Robert Ryman

‘... one of the most important American artists to emerge after World War II, a Minimalist who achieved a startling non-Minimalist variety in his paintings even though they were mostly white and usually square, died on Friday at his home in Greenwich Village in Manhattan.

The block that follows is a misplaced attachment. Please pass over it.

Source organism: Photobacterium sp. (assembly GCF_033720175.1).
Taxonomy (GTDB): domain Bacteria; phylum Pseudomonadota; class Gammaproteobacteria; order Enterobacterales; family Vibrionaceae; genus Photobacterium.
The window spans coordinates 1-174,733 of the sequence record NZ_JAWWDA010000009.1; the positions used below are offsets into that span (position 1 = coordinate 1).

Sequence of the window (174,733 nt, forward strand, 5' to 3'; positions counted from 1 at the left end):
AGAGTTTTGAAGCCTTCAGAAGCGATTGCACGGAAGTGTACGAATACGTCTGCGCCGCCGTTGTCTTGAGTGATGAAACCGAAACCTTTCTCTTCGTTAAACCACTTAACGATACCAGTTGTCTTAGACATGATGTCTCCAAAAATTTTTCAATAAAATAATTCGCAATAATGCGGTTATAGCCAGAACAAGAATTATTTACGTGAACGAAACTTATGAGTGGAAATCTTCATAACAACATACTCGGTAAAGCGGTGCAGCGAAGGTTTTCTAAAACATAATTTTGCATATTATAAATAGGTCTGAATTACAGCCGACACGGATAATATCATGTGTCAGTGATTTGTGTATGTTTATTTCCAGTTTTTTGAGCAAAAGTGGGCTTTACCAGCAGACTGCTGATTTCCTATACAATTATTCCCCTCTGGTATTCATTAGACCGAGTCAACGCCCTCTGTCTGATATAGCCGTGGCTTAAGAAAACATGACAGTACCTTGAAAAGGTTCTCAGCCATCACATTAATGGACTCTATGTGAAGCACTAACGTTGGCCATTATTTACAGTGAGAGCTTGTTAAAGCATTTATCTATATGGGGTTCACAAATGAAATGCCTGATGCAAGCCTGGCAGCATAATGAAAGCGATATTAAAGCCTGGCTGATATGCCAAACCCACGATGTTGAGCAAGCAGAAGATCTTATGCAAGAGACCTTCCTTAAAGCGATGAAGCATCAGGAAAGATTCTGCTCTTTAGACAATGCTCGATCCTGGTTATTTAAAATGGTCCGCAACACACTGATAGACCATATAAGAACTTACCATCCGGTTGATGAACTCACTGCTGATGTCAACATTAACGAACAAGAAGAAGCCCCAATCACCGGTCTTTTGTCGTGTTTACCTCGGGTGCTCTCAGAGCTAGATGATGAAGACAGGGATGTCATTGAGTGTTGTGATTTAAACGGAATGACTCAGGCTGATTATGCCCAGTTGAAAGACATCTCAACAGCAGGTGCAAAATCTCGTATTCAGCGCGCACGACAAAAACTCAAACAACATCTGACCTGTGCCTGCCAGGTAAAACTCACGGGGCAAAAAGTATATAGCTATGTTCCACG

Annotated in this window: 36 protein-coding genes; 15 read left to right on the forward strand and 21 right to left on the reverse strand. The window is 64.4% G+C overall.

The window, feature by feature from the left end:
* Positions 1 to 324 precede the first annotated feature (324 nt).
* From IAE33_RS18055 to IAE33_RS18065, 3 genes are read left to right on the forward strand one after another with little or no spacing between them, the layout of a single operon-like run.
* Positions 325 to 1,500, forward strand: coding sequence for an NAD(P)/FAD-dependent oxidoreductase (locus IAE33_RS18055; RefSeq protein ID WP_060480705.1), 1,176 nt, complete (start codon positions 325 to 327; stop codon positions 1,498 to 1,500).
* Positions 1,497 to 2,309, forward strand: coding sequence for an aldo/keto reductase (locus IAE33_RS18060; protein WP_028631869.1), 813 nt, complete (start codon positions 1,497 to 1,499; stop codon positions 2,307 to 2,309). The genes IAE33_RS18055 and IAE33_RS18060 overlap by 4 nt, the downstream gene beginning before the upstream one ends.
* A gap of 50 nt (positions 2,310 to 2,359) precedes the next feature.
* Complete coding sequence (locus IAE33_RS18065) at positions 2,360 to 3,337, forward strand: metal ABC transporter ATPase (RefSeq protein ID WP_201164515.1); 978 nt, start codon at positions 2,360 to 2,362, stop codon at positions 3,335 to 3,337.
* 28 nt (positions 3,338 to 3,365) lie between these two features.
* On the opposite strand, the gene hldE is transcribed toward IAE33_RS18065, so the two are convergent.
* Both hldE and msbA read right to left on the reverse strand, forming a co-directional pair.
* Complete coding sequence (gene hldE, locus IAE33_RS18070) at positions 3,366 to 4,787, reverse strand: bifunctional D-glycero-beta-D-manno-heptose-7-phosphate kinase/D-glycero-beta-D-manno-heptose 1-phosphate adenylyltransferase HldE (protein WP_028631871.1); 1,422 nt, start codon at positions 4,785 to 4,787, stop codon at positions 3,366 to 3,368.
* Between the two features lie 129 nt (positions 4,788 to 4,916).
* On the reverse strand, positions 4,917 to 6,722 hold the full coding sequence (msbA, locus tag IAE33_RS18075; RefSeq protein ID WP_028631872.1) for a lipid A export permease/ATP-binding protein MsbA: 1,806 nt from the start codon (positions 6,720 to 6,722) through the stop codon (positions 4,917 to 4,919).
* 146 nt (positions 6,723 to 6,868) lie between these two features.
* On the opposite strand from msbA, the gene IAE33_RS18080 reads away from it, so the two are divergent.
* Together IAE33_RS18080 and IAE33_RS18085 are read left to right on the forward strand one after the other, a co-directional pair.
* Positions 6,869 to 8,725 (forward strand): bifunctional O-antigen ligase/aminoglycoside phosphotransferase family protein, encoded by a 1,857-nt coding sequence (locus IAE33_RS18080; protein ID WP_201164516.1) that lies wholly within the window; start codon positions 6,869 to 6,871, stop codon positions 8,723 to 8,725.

... Mr. Ryman preferred the square, he said, because it avoided representational suggestions of doors, windows and landscapes. His works could be small squares of stretched canvas alive with fat, juicy, commalike strokes of oil paint. They could be pieces of cold-rolled steel, four feet square, brushed perfunctorily with a thin matte enamel. They might feature thick, methodical horizontal bands of shimmering white with slivers of brownish raw linen glinting between them, a little like plaster and lath.’ New York Times, Feb, 10, 2019.